Can Dogs Eat Scallops?

can dogs eat scallops

The following information is for informational or entertainment purposes only and does not constitute pet medical advice. Clever Fur is reader-supported. When you buy through links on our site, we may earn an affiliate commission. Learn more.

Reading Time: 5 minutes

Scallops are a category of mollusks of the marine bivalve variety. They are from the family Pectinidae. Scallops can be found in all the world’s oceans, mostly on the sandy bottom. They are sometimes found attached to seaweed or even rocks. In this article we would be answering the question “can dogs eat scallops”.

Several species of scallops are regarded as valuable food sources. The most edible part of them is their abductor muscle which is very meaty and is very popular in culinary circles.

Due to fact that they are available worldwide, scallop shells are usually found on beaches. These shells have very bright colors and attractive shapes which make them a good collectible choice. The shells also have historical and theological significance. They are also popular in pop culture.

Celts in the pre-Christian era also used scallops as a symbol of reference to the sunset. There are Christian saints who have been associated with the shells including but not limited to St. Augustine and the Great St. James. The Churchills, the Princess of Wales and other powerful families have been known to use the shells for their crests and heraldry.

Looking back into antiquity, femininity and fertility have been represented by scallop shells in several cultures of the world. Most common examples of this can be seen in depictions and paintings of the Roman goddess, Venus such as Boticelli’s painting, “The Birth of Venus”, which depicts her riding on a scallop shell.

Health Benefits of Scallops for Dogs

Scallops are a food source that is rich in many essential vitamins and minerals that dogs require for growth. For example:

  • High protein content: Scallops are a very good protein source. Proteins are an important macronutrient that dogs need for good health. Proteins are an essential building block of your pet’s body and are important for their organs, their muscles and their skin. They are also needed to fuel their body. Coupled with this fact, they are also very low in calories and are full of vitamins.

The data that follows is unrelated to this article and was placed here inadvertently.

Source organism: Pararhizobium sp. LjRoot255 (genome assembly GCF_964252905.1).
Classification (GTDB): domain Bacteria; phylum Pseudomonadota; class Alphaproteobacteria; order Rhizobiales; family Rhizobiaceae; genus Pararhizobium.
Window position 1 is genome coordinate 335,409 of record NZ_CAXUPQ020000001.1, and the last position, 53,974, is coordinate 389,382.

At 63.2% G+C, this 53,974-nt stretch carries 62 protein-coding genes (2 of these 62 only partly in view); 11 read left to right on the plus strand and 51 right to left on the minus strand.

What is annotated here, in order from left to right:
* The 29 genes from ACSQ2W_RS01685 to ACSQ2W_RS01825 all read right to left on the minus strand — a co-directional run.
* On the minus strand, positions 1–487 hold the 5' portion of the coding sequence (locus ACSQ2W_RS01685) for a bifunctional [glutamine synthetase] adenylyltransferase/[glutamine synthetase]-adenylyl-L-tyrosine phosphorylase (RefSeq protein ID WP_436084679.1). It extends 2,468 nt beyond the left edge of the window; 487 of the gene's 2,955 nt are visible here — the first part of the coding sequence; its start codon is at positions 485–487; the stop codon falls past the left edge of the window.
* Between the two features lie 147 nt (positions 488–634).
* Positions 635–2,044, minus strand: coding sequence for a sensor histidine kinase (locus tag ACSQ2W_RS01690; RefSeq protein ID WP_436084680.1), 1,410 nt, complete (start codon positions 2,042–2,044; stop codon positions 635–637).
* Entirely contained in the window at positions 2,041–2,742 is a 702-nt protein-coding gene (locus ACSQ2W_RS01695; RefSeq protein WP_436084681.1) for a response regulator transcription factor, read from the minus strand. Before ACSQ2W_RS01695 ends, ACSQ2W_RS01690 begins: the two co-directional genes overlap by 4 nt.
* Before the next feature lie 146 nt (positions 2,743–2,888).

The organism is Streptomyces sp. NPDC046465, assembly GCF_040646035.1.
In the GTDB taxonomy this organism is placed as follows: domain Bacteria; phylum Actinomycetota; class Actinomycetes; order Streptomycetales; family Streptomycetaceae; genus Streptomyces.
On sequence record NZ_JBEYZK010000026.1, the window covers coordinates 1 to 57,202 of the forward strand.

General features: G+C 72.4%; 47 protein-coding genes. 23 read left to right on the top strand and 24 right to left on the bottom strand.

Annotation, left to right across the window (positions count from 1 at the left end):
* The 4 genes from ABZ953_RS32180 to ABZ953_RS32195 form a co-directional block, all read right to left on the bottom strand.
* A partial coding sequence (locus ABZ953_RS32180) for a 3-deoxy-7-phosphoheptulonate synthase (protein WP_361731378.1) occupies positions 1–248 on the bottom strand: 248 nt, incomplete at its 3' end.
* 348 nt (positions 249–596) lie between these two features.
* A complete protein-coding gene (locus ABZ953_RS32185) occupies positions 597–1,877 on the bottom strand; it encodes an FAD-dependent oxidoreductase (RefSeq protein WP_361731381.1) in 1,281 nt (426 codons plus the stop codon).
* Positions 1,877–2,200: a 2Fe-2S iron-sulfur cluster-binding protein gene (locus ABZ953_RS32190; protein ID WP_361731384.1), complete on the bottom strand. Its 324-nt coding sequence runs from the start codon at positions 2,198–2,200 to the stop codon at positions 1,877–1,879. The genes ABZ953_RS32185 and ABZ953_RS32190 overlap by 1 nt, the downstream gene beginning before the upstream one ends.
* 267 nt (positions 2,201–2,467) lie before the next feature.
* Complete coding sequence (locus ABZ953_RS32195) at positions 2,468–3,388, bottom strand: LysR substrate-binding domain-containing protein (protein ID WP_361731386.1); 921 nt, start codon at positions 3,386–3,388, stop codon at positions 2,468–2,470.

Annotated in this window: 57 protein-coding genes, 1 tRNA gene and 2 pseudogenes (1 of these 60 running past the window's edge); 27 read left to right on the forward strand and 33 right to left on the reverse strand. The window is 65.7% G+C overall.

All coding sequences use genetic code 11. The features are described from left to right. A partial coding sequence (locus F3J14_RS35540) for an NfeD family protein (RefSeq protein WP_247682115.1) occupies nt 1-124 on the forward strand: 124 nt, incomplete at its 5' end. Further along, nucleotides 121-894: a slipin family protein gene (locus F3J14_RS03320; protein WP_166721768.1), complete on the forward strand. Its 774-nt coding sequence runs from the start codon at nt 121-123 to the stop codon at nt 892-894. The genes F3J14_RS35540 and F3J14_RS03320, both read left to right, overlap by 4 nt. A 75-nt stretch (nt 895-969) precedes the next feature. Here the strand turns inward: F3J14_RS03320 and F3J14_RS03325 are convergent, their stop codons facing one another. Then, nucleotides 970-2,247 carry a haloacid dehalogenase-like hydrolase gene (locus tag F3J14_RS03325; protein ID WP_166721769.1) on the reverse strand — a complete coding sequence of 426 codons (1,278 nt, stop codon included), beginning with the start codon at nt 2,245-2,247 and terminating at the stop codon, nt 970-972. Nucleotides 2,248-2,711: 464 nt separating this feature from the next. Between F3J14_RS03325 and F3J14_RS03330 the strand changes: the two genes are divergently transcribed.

• Magnesium: Magnesium is a vitamin that is especially useful because it helps the dog’s body absorb other essential vitamins and minerals. Magnesium is also useful as in relaxing and soothing their joints. This is mostly helpful for dogs that suffer from arthritis.
  • Potassium: Potassium is an important electrolyte that helps to facilitate nerve function and overall well being.
  • Selenium: Scallops have a relatively high amount of selenium. Selenium serves to improve the I’m mine system and thyroid function.
  • Zinc: Zinc is good for ensuring that your dog has a healthy coat and effective brain function.

How can scallops be bad for dogs?

Scallops on their own are not a risk to dogs. Several pet health agencies such as the ASPCA agree that they are quite safe for them to eat. The only clause however is that they must always be fully cooked and they must never be served raw. When we say cooked, however, we don’t mean fried. Fried foods, in general, are all wrong for dogs and scallops are no exception as frying increases their fat content. Consuming fried scallops continuously over a long period of time eventually results in pancreatitis in dogs.

You should make certain that while cooking the scallops, you do not use any extra ingredients. They should be prepared completely plain. Ingredients like oil and butter are unnecessary and may only increase the risk of danger to your dog.

As with other foods, you should also ensure that when feeding your dog scallops, you do it in moderation because when adjusting to new meals, dogs often have a tougher time than humans. So for the first time you feed scallops to your dog, you should only begin with a couple of small pieces. Afterward, watch closely for their reaction to see if they come down with signs of an upset stomach, diarrhea, or constipation.

Risks associated with scallops